Another year is about to conclude. It has been a challenging time.

 2017 has seen numerous business floored, and highlighted the flaws of many others.
 A lack of true, integrated strategic plans, inflexibility, poor malleability and out-dated, expensive business models have contributed to contracting sales, squeezed margins and inadequate competitiveness. Internally, costs have been reined in, processes refined and organisation structures trimmed.
An absence of new capital investment and intolerance of, and retreat from, risk have been conspicuous.
The focus has been, – NOW.  
Little consideration is evident for the future, and thus driving forces for an upturn, and sustained development are hard to identify, isolate, analyse and quantify.
2018 will represent a new challenge for those operating in Australia.
Wage and income stagnation is, and will remain a major economic and marketplace headwind for many sectors, entities and regions, as it will for government, regulators, authorities and financial institutions. Plans, strategies and tactics which do not address and redress widespread income stagnation will suffer and languish.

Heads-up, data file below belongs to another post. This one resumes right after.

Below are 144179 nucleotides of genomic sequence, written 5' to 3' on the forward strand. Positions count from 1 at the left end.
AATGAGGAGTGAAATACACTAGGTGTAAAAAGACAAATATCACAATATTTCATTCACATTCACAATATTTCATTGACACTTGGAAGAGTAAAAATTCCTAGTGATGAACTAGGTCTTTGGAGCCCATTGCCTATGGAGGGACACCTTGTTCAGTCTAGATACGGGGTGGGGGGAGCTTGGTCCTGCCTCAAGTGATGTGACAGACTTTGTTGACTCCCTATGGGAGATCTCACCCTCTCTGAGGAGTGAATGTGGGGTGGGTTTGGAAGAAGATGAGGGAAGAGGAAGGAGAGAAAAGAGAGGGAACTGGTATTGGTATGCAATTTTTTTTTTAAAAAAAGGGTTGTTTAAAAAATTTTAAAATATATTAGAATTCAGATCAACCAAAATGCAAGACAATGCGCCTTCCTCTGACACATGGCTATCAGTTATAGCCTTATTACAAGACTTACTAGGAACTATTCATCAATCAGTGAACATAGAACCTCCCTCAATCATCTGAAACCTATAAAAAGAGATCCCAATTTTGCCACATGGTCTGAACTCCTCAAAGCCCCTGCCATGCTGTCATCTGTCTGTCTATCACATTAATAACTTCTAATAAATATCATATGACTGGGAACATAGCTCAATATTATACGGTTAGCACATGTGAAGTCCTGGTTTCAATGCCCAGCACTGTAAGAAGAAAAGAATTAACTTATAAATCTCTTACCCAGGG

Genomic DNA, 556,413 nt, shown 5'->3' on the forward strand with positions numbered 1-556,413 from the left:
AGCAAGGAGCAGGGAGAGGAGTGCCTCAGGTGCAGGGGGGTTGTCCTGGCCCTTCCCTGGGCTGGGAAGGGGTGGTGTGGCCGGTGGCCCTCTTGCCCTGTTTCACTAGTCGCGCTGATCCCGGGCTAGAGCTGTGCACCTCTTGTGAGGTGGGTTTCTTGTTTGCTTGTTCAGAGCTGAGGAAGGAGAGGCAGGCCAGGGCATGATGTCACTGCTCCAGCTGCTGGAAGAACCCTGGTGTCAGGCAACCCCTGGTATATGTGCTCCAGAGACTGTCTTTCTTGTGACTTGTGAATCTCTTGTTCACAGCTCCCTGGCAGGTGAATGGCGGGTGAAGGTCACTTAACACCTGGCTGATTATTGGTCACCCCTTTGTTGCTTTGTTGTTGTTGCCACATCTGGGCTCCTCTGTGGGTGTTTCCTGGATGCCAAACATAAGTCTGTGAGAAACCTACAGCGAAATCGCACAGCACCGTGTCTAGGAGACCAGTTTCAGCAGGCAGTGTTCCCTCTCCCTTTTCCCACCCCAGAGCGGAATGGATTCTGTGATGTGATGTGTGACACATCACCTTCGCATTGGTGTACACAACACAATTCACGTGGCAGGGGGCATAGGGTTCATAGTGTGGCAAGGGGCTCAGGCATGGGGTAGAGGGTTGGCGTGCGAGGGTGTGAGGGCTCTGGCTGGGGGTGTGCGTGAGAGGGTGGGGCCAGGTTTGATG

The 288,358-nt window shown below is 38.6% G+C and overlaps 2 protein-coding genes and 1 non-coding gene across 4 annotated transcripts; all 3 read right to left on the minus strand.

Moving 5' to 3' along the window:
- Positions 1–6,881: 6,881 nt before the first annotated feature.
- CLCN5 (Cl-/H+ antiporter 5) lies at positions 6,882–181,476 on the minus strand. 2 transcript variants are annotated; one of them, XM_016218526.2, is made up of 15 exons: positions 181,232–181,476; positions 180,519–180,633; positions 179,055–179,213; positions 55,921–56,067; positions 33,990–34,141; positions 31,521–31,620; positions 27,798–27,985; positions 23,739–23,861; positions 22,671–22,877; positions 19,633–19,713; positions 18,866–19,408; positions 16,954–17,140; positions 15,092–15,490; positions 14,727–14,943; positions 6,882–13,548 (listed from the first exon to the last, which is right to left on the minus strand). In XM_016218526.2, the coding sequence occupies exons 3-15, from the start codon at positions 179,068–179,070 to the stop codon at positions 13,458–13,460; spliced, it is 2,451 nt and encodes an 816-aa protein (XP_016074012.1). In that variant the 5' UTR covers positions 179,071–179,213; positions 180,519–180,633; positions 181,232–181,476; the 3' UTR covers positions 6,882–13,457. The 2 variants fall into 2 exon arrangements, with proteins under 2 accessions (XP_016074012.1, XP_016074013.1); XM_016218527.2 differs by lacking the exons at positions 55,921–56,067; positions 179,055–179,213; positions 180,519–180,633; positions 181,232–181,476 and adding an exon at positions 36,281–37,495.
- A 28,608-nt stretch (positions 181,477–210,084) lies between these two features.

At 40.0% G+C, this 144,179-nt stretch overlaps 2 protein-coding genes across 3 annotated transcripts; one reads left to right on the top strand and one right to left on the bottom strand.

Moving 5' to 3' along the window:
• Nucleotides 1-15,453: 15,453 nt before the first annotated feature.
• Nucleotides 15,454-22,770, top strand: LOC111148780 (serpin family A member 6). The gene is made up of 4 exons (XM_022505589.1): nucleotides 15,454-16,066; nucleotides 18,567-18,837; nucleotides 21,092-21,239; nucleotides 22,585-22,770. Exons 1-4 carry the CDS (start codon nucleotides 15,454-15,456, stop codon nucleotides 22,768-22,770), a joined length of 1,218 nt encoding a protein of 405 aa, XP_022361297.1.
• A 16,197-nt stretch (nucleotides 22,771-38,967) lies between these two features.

North America has confronted this issue for four decades and there has been a noticeable polarising of economic fortunes and well-being.
Already, invaluable insights into this new and evolving market reality gained from our recent six-city speaking tour of the United States of America are already proving fruitful for those clients who have invited us to facilitate strategic planning audits and development workshops.
The Australian Federal Treasurer, the Chief of Federal Treasury and the Governor of the Australian Reserve Bank have all expressed concerns about the issue.
It is time for commerce to step up and speak up, for the benefit of all.
Have a great Christmas, a joyous New Year, and don’t compromise. That is the spirit.
Barry Urquhart

Herd mentality is typically destructive. It tends to be self-determining and self-justifying, dismisses calls for transparency, is insular by nature and defensive in character. It pervades the current digital marketplace.